I am AGHAST that we are at the halfway mark for 2011. Is it just me, or is time flying by faster the older I get? Even though my days are not as crammed as when I was raising my family, they are still pretty full and I marvel at what seems like so little time between sunrise and sunset to get things done. How productive I am each day is of course related to the events –planned and not planned– of the day. Thus my personal motto: Don’t put off until tomorrow what you can do today because tomorrow will probably blow up in your face. If I plan and prepare each new day to include the mundane and regular along with some new challenges, chances are I will accomplish some thing of value and substance in spite of the eternal race against time.
At the beginning of the year, in order to improve my station in life, I did what trillions of other like-minded people did: made New Year Resolutions. I kept my list simple this year instead of trying to tweak every area in my life in one full swoop. I wanted to be successful (which eludes me more often than not most years), yet realistic too. What a novel idea. Since the year is half over, I figured a quick check was in order to see where I am at with those resolutions. Is there something I still need to do? And more importantly, what have I learned thus far in my resolution quest? After all, if you can’t learn something new with your resolutions, then why bother? So, here is my mid-term evaluation of my New Year Resolutions:
1) Publish two posts a week to my blog. When I began this venture last January, I knew in order to be successful, I would have to be consistent with my posts. Other wise, my readers would not come back to visit. I have been able to keep this resolution so far. I have written a minimum of two, sometimes even three, posts a week. I have enjoyed the chance to write, to ponder, to share, and to keep a commitment. I especially have enjoyed the comments from my dear readers.
2) Read from the scriptures daily. What better way to maintain balance and perspective then turn to the writings of ancient spiritual writers. History does repeat itself thus the warnings and summaries of days gone by really come in handy for today. I decided to work on this resolution by reading the New Testament, a book that I have never before read completely from start to finish. I try to read a minimum of one chapter a day. Some days I miss, but most days I have been succeeding. I am in 1 Timothy right now. It looks like I am well on my way to completing this resolution.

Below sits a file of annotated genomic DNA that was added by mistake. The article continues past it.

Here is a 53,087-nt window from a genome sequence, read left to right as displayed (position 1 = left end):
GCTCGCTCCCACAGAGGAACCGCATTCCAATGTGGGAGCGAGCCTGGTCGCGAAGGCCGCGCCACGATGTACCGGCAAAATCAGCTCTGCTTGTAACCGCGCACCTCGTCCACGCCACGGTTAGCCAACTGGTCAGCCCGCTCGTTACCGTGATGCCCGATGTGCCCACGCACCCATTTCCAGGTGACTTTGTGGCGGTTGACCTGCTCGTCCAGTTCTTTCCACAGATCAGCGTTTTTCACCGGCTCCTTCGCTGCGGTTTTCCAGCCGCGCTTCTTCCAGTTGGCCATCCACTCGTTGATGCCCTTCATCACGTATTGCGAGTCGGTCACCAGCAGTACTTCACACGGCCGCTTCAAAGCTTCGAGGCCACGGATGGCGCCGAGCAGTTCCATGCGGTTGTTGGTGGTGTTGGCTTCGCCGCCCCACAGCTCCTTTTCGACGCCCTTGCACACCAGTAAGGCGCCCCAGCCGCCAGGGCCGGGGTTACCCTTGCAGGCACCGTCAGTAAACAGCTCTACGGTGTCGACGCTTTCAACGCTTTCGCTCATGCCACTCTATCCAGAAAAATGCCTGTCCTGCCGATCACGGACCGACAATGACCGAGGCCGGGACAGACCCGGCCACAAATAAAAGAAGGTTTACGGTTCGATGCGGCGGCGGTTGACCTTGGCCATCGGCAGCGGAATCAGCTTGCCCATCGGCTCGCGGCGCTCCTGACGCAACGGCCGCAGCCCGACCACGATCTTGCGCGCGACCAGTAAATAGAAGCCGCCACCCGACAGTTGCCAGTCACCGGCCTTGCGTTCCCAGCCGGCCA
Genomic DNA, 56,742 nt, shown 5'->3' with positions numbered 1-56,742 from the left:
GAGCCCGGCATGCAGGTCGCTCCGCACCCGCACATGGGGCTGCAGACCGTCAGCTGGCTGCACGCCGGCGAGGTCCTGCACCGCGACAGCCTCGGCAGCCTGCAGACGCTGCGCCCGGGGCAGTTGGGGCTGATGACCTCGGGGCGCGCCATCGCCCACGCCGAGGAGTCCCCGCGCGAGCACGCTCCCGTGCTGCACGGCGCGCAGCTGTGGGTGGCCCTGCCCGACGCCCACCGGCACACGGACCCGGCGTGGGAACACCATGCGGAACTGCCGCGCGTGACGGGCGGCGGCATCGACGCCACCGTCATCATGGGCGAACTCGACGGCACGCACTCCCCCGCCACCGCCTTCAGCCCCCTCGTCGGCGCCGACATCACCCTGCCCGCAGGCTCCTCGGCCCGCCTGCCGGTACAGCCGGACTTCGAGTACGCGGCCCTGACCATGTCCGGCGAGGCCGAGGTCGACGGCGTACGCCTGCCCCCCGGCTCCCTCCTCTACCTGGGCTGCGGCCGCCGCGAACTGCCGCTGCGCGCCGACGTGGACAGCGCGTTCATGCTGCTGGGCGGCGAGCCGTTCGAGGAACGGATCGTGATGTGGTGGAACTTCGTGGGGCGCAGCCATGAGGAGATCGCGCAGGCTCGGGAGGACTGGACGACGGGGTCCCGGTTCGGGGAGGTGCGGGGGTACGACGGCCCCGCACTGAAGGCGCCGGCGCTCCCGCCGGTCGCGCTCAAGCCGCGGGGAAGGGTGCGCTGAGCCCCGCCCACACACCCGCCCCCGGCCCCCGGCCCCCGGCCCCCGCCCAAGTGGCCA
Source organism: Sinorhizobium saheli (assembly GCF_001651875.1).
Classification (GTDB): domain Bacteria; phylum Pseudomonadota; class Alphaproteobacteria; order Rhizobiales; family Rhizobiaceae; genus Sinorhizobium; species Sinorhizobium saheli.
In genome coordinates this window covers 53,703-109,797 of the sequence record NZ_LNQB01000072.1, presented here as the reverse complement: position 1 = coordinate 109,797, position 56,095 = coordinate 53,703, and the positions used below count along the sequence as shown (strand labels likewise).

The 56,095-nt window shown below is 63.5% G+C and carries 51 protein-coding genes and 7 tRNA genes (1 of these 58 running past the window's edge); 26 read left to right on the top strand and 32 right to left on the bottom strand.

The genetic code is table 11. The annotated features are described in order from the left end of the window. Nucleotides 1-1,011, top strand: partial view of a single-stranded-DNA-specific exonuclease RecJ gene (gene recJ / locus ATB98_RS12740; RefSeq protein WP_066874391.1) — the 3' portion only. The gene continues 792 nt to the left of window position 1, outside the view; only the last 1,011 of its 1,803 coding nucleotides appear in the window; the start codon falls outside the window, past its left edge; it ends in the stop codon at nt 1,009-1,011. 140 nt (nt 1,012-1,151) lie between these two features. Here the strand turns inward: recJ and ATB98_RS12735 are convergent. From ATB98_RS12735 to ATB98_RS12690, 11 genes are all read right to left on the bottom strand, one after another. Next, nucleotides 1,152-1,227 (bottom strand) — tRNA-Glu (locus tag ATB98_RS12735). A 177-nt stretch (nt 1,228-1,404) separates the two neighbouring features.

3) Sew Three Projects. In a previous post, I talked about rediscovering a passion of mine: sewing. By committing to three projects, I felt I wouldn’t be overwhelmed and that I could practice some techniques involved in sewing. I have completed three projects so far this year:
A quilted tote for my sister’s birthday where I practiced using my “walking foot;” a purse for my other sister where I learned about embellishments; and a lace vest for me. By completing the third project, I didn’t feel that I had compromised my year long challenge of not buying any new clothes because I had bought the pattern last summer for a dollar at Joanne’s Fourth of July sale and because the lace fabric was leftover from five years ago from a daughter’s wedding. (No kidding) Thus, I was actually learning to sew resourcefully plus practice finishing seams and using a stabilizer for the first time.
Besides finishing those three projects, I have also taken some sewing classes where I learned age-old sewing secrets from a seamstress extraordinaire. That was very enlightening. I have become an avid supporter of having and knowing how to use the right tools in whatever you are pursuing.
Currently I am practicing “free motion” sewing with an art quilt, project number four. It is very challenging so I haven’t been too anxious to stay with it and get it done.
4. Do an act of kindness every day. We live in a pretty hard core world where kindness is sometimes hard to come by. A quote by Plato sums up my feelings on this matter: “Be kind, for everyone you meet is fighting a harder battle.” I want to be the person easing someone’s burdens–not adding to them by my lack of consideration.
I succeed on most days and feel pretty lousy on the days I fall short. In order to make any trait a habit, one needs to practice it daily for a minimum of six months. Hopefully, by the end of the year, daily deeds of kindness will be an internalized habit.
5. Strengthen my marriage. Becoming an empty nester has brought new and different challenges to my marital relationship. At any stage, a marriage needs careful attention. This is something I always have had to remind myself. Currently, I have been working on letting go of the hang-ups I’ve harbored over his little idiosyncrasies that bug me. And you know what? It has done wonders for our relationship.
So, how have I done? Being the educator that I am, I give myself a B+ for my progress so far. However, also being the perfectionist that I am, I realize there is still work to be done on my resolutions if I am to get that A I’m compelled to attain.
How is your mid-term check with your resolutions balancing out? Celebrate your successes. Don’t give up. Make adjustments where necessary. You’ll be “A” winner sooner than you think.